By Gary Porter, National Director, Constitution Leadership Initiative, Inc.
Welcome to Constitutional Corner, a bi-monthly exploration of “all-things constitutional.” My name is Gary Porter. I founded the Constitution Leadership Initiative (www.constitutionleadership.org) in order to promote a better understanding of the U.S. Constitution amongst the general public. CLI will encourage and support the formation of Constitution Study Clubs, sponsor public presentations and debates covering constitutional issues, and try our best to keep the Constitution in the public dialogue. This column is part of that effort. With each edition I hope to take some issue currently “in the spotlight” and discuss its connection to the Constitution. I don’t expect to run out of things to write about.
Full disclosure: I am not a constitutional scholar, not a lawyer; I’ve never attended a college course on constitutional law (although I intend to remedy that this fall). But that lack of credentials should not worry you. Only 35 of the 55 delegates who drafted the Constitution were lawyers (or had had some legal training). Only 37 had even attended college. Instead, they were a cross-section of American life: businessmen (13), plantation owners (12), farmers (2), public officials (9), scientists (2), physicians (3), a university president, and a minister. At least 29 had served in the Continental forces during the war. My point is that the Constitution was drafted by common folk for common folk. True, these 55 men were prominent in their communities, but only a few of them could be termed politicians in today’s sense of that word; and the document they produced was intended to be, and indeed was, discussed and debated by everyday citizens in pubs, inns, churches and in newspapers across the 13 original states.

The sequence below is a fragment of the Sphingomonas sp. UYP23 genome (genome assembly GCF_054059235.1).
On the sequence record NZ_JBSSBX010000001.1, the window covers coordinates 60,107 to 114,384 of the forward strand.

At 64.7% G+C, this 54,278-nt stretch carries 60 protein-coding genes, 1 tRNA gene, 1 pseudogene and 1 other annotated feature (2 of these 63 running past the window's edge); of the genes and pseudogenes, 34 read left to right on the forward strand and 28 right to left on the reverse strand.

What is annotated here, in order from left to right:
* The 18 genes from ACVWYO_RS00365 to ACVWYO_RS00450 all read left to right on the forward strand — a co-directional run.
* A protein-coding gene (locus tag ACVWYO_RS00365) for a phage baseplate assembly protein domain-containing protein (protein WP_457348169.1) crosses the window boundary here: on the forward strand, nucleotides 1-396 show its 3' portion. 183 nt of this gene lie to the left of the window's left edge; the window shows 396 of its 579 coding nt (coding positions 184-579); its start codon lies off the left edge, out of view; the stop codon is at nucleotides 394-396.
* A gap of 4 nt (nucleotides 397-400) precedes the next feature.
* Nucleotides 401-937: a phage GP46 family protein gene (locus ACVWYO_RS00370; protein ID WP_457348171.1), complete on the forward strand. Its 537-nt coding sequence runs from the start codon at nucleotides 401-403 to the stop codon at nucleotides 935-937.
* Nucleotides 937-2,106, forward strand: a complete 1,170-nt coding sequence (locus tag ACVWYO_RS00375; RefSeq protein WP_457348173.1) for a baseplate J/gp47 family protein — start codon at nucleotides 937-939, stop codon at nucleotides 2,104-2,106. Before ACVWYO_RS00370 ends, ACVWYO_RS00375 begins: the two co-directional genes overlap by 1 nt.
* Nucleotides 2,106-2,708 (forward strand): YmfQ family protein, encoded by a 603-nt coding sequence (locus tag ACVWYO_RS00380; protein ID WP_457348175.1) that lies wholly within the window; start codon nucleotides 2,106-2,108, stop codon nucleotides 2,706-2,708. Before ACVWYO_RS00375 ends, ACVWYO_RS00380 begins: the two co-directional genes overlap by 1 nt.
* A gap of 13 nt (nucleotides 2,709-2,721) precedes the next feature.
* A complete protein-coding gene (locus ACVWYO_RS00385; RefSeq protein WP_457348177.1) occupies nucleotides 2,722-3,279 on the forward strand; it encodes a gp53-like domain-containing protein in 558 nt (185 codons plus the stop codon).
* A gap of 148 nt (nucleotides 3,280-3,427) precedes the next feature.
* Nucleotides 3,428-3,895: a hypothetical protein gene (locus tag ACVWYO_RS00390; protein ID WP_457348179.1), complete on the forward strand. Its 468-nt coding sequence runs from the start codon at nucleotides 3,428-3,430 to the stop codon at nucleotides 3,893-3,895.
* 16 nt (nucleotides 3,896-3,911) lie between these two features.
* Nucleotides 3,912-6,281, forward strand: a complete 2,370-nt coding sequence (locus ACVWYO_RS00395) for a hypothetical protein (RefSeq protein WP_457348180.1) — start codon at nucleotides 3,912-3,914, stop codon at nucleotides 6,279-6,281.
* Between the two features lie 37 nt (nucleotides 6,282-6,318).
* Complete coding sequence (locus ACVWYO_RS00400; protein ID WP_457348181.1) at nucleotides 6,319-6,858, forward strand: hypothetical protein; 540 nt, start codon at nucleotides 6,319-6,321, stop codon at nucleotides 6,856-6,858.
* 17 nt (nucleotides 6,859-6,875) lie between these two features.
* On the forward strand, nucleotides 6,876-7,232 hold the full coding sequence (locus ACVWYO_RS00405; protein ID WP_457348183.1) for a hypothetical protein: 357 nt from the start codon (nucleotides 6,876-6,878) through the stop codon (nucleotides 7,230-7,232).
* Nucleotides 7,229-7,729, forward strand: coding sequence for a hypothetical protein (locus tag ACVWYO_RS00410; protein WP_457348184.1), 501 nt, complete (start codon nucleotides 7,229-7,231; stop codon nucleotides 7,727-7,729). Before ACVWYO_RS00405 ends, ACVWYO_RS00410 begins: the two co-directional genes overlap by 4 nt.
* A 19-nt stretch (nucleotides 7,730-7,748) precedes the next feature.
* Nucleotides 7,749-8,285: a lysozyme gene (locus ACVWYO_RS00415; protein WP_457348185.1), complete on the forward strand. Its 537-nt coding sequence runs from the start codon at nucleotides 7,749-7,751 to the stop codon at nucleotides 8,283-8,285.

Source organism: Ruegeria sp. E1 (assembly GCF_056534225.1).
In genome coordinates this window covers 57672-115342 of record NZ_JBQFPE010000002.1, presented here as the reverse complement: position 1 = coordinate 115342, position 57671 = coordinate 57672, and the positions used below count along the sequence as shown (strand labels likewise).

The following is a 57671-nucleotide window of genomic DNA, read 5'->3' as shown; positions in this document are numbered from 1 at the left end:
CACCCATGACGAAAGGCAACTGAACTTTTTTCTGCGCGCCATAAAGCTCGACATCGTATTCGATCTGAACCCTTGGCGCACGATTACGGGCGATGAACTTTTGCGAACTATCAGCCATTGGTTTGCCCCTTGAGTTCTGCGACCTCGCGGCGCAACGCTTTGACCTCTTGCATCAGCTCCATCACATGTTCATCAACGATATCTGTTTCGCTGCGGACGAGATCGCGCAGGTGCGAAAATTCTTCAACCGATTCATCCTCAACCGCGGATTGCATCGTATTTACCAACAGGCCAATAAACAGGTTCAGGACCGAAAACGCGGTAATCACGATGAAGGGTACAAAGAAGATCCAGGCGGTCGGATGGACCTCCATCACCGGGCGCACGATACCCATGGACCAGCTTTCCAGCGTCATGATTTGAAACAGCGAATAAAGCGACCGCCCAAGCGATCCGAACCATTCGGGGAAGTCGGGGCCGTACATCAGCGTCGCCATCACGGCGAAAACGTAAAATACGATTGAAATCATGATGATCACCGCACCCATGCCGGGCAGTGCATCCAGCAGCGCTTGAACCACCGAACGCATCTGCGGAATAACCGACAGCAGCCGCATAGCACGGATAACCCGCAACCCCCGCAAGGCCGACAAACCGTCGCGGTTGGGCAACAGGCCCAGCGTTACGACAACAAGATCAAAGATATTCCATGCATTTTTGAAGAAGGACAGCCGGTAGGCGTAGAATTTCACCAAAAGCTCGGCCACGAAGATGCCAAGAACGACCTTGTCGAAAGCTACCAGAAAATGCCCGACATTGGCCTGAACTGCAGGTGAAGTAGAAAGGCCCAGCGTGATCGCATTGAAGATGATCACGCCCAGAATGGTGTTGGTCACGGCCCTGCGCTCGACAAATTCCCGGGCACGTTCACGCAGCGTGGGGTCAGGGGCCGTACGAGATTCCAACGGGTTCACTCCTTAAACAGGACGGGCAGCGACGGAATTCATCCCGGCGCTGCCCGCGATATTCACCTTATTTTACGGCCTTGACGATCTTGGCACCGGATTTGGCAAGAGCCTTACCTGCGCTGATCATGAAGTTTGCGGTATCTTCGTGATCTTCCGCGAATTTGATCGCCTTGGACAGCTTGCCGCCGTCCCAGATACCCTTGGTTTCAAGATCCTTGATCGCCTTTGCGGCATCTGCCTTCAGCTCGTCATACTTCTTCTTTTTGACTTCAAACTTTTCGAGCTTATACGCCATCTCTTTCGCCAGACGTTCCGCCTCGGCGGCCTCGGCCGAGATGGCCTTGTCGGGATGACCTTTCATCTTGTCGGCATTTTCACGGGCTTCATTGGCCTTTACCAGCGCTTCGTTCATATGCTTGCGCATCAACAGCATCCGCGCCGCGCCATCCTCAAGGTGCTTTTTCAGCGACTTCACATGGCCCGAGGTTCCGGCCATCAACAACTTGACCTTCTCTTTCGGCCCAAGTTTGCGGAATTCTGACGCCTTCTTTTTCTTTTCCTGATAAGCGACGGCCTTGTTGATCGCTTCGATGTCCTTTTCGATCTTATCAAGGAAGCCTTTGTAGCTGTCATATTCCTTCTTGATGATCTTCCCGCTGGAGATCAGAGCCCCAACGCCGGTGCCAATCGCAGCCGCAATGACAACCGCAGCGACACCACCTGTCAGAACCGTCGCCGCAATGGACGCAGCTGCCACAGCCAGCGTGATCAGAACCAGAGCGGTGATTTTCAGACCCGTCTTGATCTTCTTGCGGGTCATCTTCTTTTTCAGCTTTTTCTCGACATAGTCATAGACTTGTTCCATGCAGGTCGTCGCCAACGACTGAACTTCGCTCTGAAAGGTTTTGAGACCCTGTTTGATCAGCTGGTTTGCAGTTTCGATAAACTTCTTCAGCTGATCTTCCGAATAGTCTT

Today there’s a tendency to view the Constitution as indecipherable, unknowable – to be interpreted and explained only by the courts. Nonsense! It was perfectly understandable in 1787 and it should be so today. It should be the civic duty of every American citizen to know their “Supreme Law of the Land,” and there was a time in this country when that was largely the case. In 1831, when Alexis D’ Tocqueville visited America, he found a citizenry fully engaged in the public process and quite knowledgeable of the law and their rights as citizens. Today, not so much.
So buckle your seat belt and let’s explore the Constitution together. To start, let’s choose a safe, non-controversial topic: Gun Control. See you next time.
© 2013 The Constitution Leadership Initiative, Inc. This essay first appeared in the Yorktown Crier-Poquoson Post on 14 Feb 2013. Reproduction for non-profit purposes is hereby given.